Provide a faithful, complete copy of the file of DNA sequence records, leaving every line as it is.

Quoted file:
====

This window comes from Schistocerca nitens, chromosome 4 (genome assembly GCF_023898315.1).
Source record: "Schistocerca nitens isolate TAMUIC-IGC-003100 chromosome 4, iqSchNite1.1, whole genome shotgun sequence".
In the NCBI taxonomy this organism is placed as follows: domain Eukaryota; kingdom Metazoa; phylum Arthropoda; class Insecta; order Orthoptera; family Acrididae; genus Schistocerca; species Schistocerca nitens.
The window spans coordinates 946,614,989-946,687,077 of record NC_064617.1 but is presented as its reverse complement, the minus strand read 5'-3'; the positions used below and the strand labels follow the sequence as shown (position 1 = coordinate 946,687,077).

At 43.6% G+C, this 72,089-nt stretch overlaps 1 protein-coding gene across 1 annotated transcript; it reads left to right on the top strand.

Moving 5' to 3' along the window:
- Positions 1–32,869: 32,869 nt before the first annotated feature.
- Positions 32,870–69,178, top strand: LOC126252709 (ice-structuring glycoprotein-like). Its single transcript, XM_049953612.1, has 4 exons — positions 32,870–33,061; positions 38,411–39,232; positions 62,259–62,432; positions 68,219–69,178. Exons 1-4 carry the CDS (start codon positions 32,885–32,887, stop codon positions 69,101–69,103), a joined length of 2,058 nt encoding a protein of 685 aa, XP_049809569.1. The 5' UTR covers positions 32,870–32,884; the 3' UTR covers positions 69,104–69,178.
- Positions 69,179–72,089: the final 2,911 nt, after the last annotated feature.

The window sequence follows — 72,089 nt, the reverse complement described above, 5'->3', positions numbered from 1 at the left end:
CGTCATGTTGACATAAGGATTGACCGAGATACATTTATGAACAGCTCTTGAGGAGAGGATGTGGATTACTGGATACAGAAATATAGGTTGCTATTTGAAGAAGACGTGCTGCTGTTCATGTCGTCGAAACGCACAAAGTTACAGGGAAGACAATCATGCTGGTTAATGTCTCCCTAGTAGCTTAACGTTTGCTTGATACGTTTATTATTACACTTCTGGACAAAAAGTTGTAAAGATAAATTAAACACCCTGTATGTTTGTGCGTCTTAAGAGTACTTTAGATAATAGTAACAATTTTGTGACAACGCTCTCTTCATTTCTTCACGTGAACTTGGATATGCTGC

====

This window comes from Schistocerca nitens, chromosome 4 (genome assembly GCF_023898315.1).
Source record: "Schistocerca nitens isolate TAMUIC-IGC-003100 chromosome 4, iqSchNite1.1, whole genome shotgun sequence".
In the NCBI taxonomy this organism is placed as follows: domain Eukaryota; kingdom Metazoa; phylum Arthropoda; class Insecta; order Orthoptera; family Acrididae; genus Schistocerca; species Schistocerca nitens.
The window spans coordinates 946,614,989-946,687,077 of record NC_064617.1 but is presented as its reverse complement, the minus strand read 5'-3'; the positions used below and the strand labels follow the sequence as shown (position 1 = coordinate 946,687,077).

At 43.6% G+C, this 72,089-nt stretch overlaps 1 protein-coding gene across 1 annotated transcript; it reads left to right on the top strand.

Moving 5' to 3' along the window:
- Positions 1–32,869: 32,869 nt before the first annotated feature.
- Positions 32,870–69,178, top strand: LOC126252709 (ice-structuring glycoprotein-like). Its single transcript, XM_049953612.1, has 4 exons — positions 32,870–33,061; positions 38,411–39,232; positions 62,259–62,432; positions 68,219–69,178. Exons 1-4 carry the CDS (start codon positions 32,885–32,887, stop codon positions 69,101–69,103), a joined length of 2,058 nt encoding a protein of 685 aa, XP_049809569.1. The 5' UTR covers positions 32,870–32,884; the 3' UTR covers positions 69,104–69,178.
- Positions 69,179–72,089: the final 2,911 nt, after the last annotated feature.

The window sequence follows — 72,089 nt, the reverse complement described above, 5'->3', positions numbered from 1 at the left end:
CGTCATGTTGACATAAGGATTGACCGAGATACATTTATGAACAGCTCTTGAGGAGAGGATGTGGATTACTGGATACAGAAATATAGGTTGCTATTTGAAGAAGACGTGCTGCTGTTCATGTCGTCGAAACGCACAAAGTTACAGGGAAGACAATCATGCTGGTTAATGTCTCCCTAGTAGCTTAACGTTTGCTTGATACGTTTATTATTACACTTCTGGACAAAAAGTTGTAAAGATAAATTAAACACCCTGTATGTTTGTGCGTCTTAAGAGTACTTTAGATAATAGTAACAATTTTGTGACAACGCTCTCTTCATTTCTTCACGTGAACTTGGATATGCTGC